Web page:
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Rare frog delays extinction for another year


Less than 100 Mississippi gopher frogs remain in the wild. Another 75 or so live in five zoos around the country. And thanks to the efforts of biologists and scientists, another few hundred tadpoles could survive long enough to add to that population in the next few years.

The rare frog breeds in shallow ponds that tend to dry up during droughts, which makes it very hard for tadpoles to survive. In fact, no tadpoles survived droughts in 1999 and 2000, and some only survived in 2001 because the National Guard brought in water to refresh the pond.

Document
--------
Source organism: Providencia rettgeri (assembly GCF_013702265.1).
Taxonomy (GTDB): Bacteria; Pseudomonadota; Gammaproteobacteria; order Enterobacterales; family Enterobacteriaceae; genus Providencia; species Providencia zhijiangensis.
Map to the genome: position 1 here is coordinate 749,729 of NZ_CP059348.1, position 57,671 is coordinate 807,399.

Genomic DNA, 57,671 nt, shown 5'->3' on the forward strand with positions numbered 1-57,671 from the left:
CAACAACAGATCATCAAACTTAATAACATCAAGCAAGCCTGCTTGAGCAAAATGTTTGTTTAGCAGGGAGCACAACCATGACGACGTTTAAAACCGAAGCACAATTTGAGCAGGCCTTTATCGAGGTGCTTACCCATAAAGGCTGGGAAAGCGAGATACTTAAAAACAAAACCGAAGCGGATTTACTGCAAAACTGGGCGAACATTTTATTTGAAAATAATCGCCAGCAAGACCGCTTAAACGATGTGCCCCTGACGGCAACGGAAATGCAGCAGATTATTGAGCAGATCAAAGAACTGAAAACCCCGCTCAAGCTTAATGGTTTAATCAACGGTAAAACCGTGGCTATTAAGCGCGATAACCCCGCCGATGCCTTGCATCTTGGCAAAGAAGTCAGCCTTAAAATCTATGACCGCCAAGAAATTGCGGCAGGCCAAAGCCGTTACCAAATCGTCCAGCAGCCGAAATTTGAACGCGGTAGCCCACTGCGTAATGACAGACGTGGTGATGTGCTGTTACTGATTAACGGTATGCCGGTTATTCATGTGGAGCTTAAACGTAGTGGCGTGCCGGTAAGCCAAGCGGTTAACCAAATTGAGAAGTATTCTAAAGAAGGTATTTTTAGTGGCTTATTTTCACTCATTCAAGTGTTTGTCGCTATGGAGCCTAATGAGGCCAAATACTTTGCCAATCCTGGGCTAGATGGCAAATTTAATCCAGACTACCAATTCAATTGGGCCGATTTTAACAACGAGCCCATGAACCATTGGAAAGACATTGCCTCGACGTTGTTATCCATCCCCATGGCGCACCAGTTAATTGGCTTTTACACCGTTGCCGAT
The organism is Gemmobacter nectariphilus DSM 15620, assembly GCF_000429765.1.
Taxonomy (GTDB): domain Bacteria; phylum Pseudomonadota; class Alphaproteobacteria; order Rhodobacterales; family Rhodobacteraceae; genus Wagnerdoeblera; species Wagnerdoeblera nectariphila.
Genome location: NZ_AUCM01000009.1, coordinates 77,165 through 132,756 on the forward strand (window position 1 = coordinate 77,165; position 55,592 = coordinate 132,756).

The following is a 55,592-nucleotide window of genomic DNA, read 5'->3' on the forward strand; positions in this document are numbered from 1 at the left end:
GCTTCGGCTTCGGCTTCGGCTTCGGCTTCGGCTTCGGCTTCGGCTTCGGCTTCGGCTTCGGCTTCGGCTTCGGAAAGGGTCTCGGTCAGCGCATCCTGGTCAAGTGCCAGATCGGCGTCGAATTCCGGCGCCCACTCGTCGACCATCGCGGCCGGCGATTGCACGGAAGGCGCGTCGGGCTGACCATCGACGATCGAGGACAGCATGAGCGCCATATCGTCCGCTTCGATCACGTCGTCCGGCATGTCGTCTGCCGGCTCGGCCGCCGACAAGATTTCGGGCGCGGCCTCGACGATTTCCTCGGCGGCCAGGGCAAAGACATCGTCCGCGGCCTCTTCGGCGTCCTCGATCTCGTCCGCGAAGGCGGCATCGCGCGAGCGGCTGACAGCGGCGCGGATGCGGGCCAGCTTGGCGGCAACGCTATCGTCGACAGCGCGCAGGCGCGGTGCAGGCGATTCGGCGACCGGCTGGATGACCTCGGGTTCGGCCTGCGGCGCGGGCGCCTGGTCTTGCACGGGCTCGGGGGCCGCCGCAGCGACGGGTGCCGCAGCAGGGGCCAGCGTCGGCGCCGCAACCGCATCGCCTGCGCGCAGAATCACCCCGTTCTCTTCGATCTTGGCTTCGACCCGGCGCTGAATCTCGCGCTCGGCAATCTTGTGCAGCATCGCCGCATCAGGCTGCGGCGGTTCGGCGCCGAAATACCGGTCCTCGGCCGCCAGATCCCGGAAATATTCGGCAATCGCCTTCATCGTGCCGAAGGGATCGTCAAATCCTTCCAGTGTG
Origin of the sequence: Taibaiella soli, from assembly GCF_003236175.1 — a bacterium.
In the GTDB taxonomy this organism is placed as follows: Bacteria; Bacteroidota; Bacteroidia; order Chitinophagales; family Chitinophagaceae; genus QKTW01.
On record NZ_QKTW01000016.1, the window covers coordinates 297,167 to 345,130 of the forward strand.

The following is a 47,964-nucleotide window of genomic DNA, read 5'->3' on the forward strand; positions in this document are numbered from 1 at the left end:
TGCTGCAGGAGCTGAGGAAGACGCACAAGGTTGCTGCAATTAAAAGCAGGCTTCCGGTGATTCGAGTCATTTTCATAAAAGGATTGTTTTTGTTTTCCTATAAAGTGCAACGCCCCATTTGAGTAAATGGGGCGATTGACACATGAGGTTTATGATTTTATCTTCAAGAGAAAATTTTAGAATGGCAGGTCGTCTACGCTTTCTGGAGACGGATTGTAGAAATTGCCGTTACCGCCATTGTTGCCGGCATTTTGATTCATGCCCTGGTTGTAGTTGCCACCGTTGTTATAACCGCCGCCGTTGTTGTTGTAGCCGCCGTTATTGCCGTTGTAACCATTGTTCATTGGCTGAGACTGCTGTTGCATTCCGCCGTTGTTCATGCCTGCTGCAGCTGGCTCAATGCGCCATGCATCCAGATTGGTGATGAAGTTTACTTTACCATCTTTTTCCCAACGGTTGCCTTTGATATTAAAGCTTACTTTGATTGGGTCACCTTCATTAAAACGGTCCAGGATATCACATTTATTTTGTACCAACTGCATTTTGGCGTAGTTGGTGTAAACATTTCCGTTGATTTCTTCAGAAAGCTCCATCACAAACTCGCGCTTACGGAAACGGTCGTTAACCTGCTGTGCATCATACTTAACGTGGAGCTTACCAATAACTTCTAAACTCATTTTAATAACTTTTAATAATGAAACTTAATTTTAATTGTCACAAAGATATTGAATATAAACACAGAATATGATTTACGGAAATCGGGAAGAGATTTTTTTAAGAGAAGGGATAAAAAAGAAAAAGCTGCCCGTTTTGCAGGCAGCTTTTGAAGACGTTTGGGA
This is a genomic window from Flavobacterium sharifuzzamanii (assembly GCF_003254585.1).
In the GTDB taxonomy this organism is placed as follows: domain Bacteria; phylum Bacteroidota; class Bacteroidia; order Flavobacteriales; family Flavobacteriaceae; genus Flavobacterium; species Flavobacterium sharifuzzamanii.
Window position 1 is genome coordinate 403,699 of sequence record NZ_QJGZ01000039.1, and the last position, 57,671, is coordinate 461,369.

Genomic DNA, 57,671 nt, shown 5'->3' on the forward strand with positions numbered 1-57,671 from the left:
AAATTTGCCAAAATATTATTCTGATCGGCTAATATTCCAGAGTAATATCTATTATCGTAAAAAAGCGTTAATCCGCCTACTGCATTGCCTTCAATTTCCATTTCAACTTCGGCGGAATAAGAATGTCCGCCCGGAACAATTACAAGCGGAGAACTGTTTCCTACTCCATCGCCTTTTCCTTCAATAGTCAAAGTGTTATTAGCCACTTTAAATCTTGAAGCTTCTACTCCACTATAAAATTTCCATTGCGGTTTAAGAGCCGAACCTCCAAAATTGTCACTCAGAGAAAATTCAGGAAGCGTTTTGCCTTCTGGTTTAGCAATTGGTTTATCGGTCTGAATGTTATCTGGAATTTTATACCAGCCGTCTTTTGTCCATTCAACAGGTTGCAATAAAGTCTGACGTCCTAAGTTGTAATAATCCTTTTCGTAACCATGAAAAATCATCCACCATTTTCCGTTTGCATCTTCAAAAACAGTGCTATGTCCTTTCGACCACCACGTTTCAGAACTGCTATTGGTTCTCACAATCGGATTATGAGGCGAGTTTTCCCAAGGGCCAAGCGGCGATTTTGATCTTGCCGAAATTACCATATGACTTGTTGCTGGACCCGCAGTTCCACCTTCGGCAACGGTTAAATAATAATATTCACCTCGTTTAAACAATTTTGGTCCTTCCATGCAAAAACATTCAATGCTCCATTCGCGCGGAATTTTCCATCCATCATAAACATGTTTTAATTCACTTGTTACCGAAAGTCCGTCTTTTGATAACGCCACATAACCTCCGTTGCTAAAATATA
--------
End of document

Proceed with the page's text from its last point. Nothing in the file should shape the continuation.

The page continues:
Luckily, this year brought ample rains, and the three ponds where the frogs are known to exist did not dry up. Thanks to the weather and the efforts of biologists who helped protect the tadpoles from a deadly parasite, 181 young frogs survived. Their long-term survival is still a question, though, as they face many natural threats and will take several years to mature enough for breeding.

In addition to the wild populations, several zoos are trying to breed the frogs in captivity. The first attempt, at Memphis Zoo, failed when all of the tadpoles died.

The gopher frog was listed as a candidate for protection under the Endangered Species Act in 1983. It finally gained that protection 18 years later, in December 2001.

Will it last another 18 years? That's hard to say, but at least someone is looking out for them. That's more than many endangered species can say.